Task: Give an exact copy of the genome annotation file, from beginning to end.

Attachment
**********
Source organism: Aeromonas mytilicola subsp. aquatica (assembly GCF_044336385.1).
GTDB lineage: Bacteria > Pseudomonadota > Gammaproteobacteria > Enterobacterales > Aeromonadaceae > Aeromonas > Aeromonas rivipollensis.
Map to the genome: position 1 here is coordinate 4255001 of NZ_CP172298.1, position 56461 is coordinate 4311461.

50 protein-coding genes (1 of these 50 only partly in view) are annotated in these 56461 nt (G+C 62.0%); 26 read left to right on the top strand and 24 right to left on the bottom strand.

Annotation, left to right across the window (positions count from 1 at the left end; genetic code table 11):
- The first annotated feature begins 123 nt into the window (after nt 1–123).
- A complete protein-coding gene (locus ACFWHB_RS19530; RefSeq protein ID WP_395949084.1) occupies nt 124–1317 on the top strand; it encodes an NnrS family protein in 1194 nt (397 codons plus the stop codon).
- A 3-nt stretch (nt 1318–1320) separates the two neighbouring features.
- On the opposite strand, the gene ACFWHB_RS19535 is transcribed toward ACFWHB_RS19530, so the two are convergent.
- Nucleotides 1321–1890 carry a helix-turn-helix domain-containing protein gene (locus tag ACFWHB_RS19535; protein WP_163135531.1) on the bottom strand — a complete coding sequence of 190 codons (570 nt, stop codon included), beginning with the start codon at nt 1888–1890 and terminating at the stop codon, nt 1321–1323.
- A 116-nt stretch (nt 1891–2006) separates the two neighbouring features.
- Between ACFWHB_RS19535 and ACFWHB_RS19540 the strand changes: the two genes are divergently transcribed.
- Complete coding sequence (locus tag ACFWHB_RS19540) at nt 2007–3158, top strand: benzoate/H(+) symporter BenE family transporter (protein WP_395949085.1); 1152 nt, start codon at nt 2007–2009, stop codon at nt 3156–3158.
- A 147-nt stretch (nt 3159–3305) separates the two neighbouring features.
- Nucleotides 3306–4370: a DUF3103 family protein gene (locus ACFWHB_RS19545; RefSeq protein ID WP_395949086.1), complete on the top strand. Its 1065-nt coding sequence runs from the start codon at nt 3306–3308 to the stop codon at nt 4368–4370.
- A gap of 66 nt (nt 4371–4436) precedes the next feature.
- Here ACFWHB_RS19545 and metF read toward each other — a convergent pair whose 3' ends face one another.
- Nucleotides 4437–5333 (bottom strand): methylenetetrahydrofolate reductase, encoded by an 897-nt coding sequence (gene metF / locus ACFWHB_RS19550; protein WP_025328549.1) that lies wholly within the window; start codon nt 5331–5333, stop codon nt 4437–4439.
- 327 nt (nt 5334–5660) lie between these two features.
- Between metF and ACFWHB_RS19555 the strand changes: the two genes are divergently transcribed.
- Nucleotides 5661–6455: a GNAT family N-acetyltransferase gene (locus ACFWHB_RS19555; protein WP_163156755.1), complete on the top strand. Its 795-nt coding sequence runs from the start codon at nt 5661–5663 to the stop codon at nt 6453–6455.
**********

Source organism: Aeromonas mytilicola subsp. aquatica (assembly GCF_044336385.1).
GTDB lineage: Bacteria > Pseudomonadota > Gammaproteobacteria > Enterobacterales > Aeromonadaceae > Aeromonas > Aeromonas rivipollensis.
Map to the genome: position 1 here is coordinate 4255001 of NZ_CP172298.1, position 56461 is coordinate 4311461.

50 protein-coding genes (1 of these 50 only partly in view) are annotated in these 56461 nt (G+C 62.0%); 26 read left to right on the top strand and 24 right to left on the bottom strand.

Annotation, left to right across the window (positions count from 1 at the left end; genetic code table 11):
- The first annotated feature begins 123 nt into the window (after nt 1–123).
- A complete protein-coding gene (locus ACFWHB_RS19530; RefSeq protein ID WP_395949084.1) occupies nt 124–1317 on the top strand; it encodes an NnrS family protein in 1194 nt (397 codons plus the stop codon).
- A 3-nt stretch (nt 1318–1320) separates the two neighbouring features.
- On the opposite strand, the gene ACFWHB_RS19535 is transcribed toward ACFWHB_RS19530, so the two are convergent.
- Nucleotides 1321–1890 carry a helix-turn-helix domain-containing protein gene (locus tag ACFWHB_RS19535; protein WP_163135531.1) on the bottom strand — a complete coding sequence of 190 codons (570 nt, stop codon included), beginning with the start codon at nt 1888–1890 and terminating at the stop codon, nt 1321–1323.
- A 116-nt stretch (nt 1891–2006) separates the two neighbouring features.
- Between ACFWHB_RS19535 and ACFWHB_RS19540 the strand changes: the two genes are divergently transcribed.
- Complete coding sequence (locus tag ACFWHB_RS19540) at nt 2007–3158, top strand: benzoate/H(+) symporter BenE family transporter (protein WP_395949085.1); 1152 nt, start codon at nt 2007–2009, stop codon at nt 3156–3158.
- A 147-nt stretch (nt 3159–3305) separates the two neighbouring features.
- Nucleotides 3306–4370: a DUF3103 family protein gene (locus ACFWHB_RS19545; RefSeq protein ID WP_395949086.1), complete on the top strand. Its 1065-nt coding sequence runs from the start codon at nt 3306–3308 to the stop codon at nt 4368–4370.
- A gap of 66 nt (nt 4371–4436) precedes the next feature.
- Here ACFWHB_RS19545 and metF read toward each other — a convergent pair whose 3' ends face one another.
- Nucleotides 4437–5333 (bottom strand): methylenetetrahydrofolate reductase, encoded by an 897-nt coding sequence (gene metF / locus ACFWHB_RS19550; protein WP_025328549.1) that lies wholly within the window; start codon nt 5331–5333, stop codon nt 4437–4439.
- 327 nt (nt 5334–5660) lie between these two features.
- Between metF and ACFWHB_RS19555 the strand changes: the two genes are divergently transcribed.
- Nucleotides 5661–6455: a GNAT family N-acetyltransferase gene (locus ACFWHB_RS19555; protein WP_163156755.1), complete on the top strand. Its 795-nt coding sequence runs from the start codon at nt 5661–5663 to the stop codon at nt 6453–6455.